“It could be for a yoga instructor’s salary for classes, or for organizations to have an intergenerational picnic. The idea is to get people down on the riverfront, and have attention brought to areas that need to be revitalized.’’

Ross said that improving the waterfront would not only serve people who enjoy the outdoors, it would help bring a greater sense of community to Watertown.

“There would be social activities, and educational uses like nature walks,’’ she said. “There’s so much history in Watertown. It’s creating more of a sense of community, which is important to residents as well.’’

Another supporter of the the waterfront’s revitalization, Perkins School for the Blind president Steven Rothstein, has worked since 2007 with town councilors, waterfront advocates, and other local leaders to help draft the DCR proposal.

“Right now, there’s no crosswalk for over a mile, so it’s hard for people to actually get to the river,’’ Rothstein said. “We also want to build an accessible path for someone who’s blind or for someone else with disabilities to use.’’

Rothstein’s attention to the renovation efforts is rooted in his interests for Perkins School students, whose campus is located right off the Charles River.

“We want to use all the natural resources, but the river we don’t use as much as we like because of these issues,’’ Rothstein said.

“Sometimes we take the kids as far away as Duxbury. But if this were more accessible, they could use it more.

“It is critical for students to enjoy the outdoors, and it’s also a beautiful community resource,’’ Rothstein said. “Many staff, students, and alumni live in the area, since we’re one of Watertown’s largest employers, and it would allow people to get out and exercise and enjoy the beautiful riverfront.’’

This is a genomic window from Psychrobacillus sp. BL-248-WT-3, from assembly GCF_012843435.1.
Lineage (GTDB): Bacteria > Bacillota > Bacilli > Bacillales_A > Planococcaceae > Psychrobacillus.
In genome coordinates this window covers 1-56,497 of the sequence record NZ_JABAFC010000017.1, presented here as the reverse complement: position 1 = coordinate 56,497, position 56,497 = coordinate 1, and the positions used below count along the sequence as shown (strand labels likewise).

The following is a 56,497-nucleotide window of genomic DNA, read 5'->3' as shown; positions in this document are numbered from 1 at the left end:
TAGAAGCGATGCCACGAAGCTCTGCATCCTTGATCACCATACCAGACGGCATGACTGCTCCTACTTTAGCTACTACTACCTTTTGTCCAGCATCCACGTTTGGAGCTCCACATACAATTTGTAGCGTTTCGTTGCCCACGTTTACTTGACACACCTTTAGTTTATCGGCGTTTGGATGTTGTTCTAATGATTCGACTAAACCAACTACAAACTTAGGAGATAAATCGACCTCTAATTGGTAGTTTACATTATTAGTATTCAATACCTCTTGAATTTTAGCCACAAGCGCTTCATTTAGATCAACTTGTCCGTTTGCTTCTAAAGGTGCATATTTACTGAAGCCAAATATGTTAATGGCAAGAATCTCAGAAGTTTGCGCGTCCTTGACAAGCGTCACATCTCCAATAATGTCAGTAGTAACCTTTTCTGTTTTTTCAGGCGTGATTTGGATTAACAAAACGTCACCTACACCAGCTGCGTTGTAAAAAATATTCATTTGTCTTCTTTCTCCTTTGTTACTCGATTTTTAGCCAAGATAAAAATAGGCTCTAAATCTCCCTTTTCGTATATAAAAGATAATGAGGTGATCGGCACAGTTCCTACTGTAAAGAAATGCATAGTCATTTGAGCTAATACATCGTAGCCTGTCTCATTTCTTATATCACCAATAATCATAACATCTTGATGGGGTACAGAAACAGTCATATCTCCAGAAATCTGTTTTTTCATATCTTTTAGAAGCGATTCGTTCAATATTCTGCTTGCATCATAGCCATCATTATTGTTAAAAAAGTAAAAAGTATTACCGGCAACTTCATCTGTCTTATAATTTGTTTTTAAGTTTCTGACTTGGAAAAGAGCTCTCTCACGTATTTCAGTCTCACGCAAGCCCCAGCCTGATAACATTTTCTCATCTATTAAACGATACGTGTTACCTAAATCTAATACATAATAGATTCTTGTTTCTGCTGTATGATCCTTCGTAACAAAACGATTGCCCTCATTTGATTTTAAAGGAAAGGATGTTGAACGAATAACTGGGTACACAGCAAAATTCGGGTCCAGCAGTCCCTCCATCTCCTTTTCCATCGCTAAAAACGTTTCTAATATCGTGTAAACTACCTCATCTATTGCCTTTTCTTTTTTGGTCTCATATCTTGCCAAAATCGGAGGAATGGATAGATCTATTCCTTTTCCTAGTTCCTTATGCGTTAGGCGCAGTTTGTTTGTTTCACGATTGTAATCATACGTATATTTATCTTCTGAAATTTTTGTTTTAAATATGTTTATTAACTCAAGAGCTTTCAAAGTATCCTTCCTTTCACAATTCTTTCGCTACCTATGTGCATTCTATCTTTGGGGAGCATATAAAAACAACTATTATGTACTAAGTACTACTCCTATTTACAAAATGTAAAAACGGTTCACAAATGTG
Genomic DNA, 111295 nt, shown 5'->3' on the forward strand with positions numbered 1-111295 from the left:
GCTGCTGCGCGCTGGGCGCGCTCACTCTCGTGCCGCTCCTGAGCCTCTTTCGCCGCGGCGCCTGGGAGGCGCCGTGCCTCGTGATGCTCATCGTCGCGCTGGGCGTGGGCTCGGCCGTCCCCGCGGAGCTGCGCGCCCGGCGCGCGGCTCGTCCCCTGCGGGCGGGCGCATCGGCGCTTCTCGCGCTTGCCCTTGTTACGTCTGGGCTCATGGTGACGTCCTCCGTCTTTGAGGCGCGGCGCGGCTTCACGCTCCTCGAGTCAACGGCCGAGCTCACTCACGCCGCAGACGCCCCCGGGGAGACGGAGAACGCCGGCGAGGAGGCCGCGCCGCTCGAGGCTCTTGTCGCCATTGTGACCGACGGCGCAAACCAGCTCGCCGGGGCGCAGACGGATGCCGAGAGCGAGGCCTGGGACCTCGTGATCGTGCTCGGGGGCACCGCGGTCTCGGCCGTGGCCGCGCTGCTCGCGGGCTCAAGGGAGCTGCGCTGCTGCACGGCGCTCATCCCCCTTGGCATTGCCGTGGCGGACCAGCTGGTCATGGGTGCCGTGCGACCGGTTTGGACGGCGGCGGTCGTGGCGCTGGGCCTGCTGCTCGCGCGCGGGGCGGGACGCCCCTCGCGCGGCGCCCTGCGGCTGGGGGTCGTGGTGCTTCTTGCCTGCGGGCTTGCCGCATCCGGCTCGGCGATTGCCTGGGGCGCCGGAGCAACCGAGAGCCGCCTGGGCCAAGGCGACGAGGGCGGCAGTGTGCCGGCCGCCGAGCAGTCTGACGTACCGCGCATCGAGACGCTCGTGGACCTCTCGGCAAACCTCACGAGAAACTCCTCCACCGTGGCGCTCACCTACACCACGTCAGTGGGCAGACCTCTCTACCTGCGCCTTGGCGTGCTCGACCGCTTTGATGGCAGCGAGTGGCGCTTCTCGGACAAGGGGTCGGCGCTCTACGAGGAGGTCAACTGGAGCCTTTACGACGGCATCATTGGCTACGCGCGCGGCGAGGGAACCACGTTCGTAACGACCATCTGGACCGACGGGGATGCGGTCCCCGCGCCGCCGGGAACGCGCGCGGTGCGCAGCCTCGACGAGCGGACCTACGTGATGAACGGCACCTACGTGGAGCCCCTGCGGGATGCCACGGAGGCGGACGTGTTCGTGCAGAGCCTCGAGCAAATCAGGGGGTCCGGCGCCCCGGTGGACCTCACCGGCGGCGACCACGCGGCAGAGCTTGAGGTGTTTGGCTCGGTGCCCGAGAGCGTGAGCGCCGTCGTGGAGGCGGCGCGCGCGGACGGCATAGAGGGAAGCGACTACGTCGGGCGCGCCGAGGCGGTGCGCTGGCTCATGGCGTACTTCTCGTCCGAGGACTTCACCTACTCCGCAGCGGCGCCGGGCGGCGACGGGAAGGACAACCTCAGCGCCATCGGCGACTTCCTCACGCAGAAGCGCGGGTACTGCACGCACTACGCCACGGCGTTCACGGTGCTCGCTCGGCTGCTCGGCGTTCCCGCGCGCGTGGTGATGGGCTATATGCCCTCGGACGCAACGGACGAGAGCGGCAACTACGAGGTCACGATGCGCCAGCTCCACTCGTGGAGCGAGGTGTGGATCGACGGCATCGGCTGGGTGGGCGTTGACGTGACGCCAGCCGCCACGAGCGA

The benefits of Charles River restoration can be seen in the success of riverfront businesses in nearby communities.

Bruce Smith, executive director of Community Rowing Inc. in Brighton, said after the DCR provided his company with a land lease and permission to build a public facility for river access, revenue shot through the roof.

“Now, there’s a three-acre public facility with park land and pathways, and it’s a destination for people,’’ Smith said. “Our business has more than quadrupled in the last three years, and that’s in a down economy. People love to be close to the water. It makes them feel better.’’

Kate Bowditch, director of projects for the Charles River Watershed Association, agreed.

“When you revitalize areas by rivers by providing obvious pathways and corridors to the river, and places for people to picnic and eat lunch and take a stroll, there’s a growing body of evidence that says this increases property values and business,’’ she said.

“It’s a good reason for a community to invest in riverfront restoration.’’

But Watertown officials make it clear that any major revitalization of the riverfront must be done with state funds.

Councilor at Large Susan Falkoff and community development and planning director Steven Magoon said while they think the riverfront revitalization would prove beneficial to the community, Watertown cannot afford to kick in any funds to help the cause.

“This is not an issue of spending town funds, because the town does not own the property - it’s an issue with the state government,’’ Falkoff said. “It’s a great project, and the community organizing people together has been really well-done and terrific, but the town government per say has not been involved because it’s not a town issue, really.’’

Magoon concurred.

“The entire construction cost is a big number and certainly something the town couldn’t afford to do, so it doesn’t make sense for anyone to contribute a small amount that’s not enough to get the project moving,’’ Magoon said.

“On the other hand, once we get project funding lined up, I’m sure the town would be participating in a meaningful way from then forward.’’